- The Washington Times - Tuesday, December 12, 2000

While lawyers in Florida are getting a bad rap this week, and well they should, there is some good news on the jurisprudence front. A report by the Justice Department informs us that felons who are assigned public defenders are no more likely to be convicted than those with private lawyers. Many conclusions can be drawn here, and while it is a great reflection on the public defender system, it also tells us that those with private attorneys are being drastically overcharged for the same results.

There is a downside. They found that 71 percent of those with public defenders who were found guilty or pled guilty were sentenced to prison, compared to only 54 percent of those with private lawyers. Even so, it would be in your best interest to never look a gift lawyer in the mouth. It could be that judges feel felons with no money are much more likely to return to a life of crime than felons who can afford to pay the stiff fee charged by a country club lawyer.

Most of those who were assigned a public defender remained behind bars until the trial. This would be the smart thing to do, because if you could afford bail, you probably would be hard-pressed to tell the judge you couldn't afford an attorney. I believe that public defenders are on the bottom of the fee chain. An attorney does not elect to become a public defender to get rich, which is all the more reason they should be congratulated for the outstanding record they have achieved.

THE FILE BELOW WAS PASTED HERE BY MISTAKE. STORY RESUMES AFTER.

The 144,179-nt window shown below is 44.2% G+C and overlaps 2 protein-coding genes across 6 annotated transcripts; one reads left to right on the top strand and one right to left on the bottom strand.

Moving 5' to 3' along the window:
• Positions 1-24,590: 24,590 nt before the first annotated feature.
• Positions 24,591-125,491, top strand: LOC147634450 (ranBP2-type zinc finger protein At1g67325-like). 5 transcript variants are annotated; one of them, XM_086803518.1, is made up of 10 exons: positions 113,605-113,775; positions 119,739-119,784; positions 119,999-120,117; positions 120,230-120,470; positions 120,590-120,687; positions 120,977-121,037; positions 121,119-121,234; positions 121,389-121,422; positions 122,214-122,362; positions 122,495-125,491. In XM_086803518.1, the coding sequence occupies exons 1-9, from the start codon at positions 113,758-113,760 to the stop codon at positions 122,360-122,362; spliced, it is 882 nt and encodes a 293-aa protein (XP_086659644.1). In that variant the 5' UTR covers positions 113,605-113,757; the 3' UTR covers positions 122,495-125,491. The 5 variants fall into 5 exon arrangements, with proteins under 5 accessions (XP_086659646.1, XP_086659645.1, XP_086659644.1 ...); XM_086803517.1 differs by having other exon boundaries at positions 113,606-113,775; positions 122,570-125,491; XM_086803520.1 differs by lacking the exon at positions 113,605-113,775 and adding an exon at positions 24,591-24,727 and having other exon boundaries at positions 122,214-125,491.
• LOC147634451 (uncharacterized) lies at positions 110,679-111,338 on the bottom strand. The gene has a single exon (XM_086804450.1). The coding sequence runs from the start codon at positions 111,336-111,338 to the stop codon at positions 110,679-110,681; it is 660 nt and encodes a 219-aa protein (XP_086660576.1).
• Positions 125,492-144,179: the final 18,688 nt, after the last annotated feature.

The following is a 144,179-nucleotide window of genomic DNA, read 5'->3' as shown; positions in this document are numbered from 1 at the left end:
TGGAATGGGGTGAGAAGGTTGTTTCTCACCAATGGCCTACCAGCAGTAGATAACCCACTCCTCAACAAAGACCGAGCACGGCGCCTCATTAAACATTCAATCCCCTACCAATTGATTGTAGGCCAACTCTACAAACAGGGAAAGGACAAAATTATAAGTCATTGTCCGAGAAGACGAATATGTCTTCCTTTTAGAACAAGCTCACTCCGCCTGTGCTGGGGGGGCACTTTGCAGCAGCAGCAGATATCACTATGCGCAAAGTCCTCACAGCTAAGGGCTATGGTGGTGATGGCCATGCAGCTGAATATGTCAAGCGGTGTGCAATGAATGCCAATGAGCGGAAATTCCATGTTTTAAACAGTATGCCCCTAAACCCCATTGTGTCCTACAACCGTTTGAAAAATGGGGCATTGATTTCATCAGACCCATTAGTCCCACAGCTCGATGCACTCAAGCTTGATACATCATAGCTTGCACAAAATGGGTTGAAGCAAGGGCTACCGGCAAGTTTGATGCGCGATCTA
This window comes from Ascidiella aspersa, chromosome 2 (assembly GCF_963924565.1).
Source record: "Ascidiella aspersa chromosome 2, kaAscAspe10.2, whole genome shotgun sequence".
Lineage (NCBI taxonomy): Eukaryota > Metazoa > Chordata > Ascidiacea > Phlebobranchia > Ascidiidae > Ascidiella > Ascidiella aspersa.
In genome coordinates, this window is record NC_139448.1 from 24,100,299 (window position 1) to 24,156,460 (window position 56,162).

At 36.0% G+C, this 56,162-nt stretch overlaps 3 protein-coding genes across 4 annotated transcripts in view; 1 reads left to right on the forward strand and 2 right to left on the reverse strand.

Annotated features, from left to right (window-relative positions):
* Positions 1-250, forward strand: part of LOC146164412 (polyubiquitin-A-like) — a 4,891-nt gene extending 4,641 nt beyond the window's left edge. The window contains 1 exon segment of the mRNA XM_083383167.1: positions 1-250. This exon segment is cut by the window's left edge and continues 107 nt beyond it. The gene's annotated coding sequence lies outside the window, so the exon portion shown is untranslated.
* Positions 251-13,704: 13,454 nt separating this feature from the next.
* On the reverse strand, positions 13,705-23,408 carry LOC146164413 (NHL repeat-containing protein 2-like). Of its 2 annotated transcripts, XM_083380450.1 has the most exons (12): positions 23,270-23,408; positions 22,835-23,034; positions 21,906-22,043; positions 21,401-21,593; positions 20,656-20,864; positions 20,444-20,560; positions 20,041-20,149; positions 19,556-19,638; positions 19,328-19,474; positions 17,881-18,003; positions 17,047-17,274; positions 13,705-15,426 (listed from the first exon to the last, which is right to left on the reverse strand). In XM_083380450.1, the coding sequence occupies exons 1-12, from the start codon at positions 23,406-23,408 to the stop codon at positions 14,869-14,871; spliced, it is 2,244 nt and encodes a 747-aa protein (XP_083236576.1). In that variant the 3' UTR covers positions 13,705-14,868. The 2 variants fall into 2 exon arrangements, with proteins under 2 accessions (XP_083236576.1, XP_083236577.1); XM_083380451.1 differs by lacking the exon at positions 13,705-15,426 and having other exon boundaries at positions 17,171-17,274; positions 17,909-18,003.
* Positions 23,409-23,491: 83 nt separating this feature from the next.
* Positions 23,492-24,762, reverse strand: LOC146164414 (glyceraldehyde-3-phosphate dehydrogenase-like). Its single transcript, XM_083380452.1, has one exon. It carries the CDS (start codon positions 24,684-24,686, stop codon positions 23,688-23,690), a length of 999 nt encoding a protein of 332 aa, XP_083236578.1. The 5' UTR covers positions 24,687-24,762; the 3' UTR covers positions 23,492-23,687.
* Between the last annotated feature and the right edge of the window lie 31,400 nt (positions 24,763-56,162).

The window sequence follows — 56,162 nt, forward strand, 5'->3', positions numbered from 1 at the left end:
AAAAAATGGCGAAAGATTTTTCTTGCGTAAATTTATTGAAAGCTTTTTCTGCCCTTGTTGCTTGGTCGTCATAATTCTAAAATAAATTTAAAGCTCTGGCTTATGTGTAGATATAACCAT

While it is true that minorities and the poor account for a higher percentage of public defender cases, the conviction rates were still about the same as for those who could afford their own lawyer. I don't know if it was a good idea to release this report. It will only encourage those in the business of committing a felony to hide their assets. Let's face it, getting an attorney for free when some receive hundreds or even thousands of dollars an hour, and getting the same results, is a pretty good deal.

The biggest difference between public and personally financed lawyers was the amount of time they spent with the client. The private lawyer spent significantly more time with the client. I don't suppose the fact that most lawyers are paid by the hour had anything to with this increase in time spent with the accused. Are public defenders just a little bit sharper than their private counterparts, or does the fact that most attorneys are paid by the hour come into the equation?

As we watch the circus in Florida, where the court is getting a bad name, we can see what money can do to determine the outcome of any legal battle. It brings back the words of that great patriot who said, “Give me liberty or give me unlimited funding and I will get it myself,” or something like that. I think we all have felt that the system was a little bit tainted by the almighty dollar, and it is good news to find out that our public defenders have a record almost equal to their fat cat counterparts.


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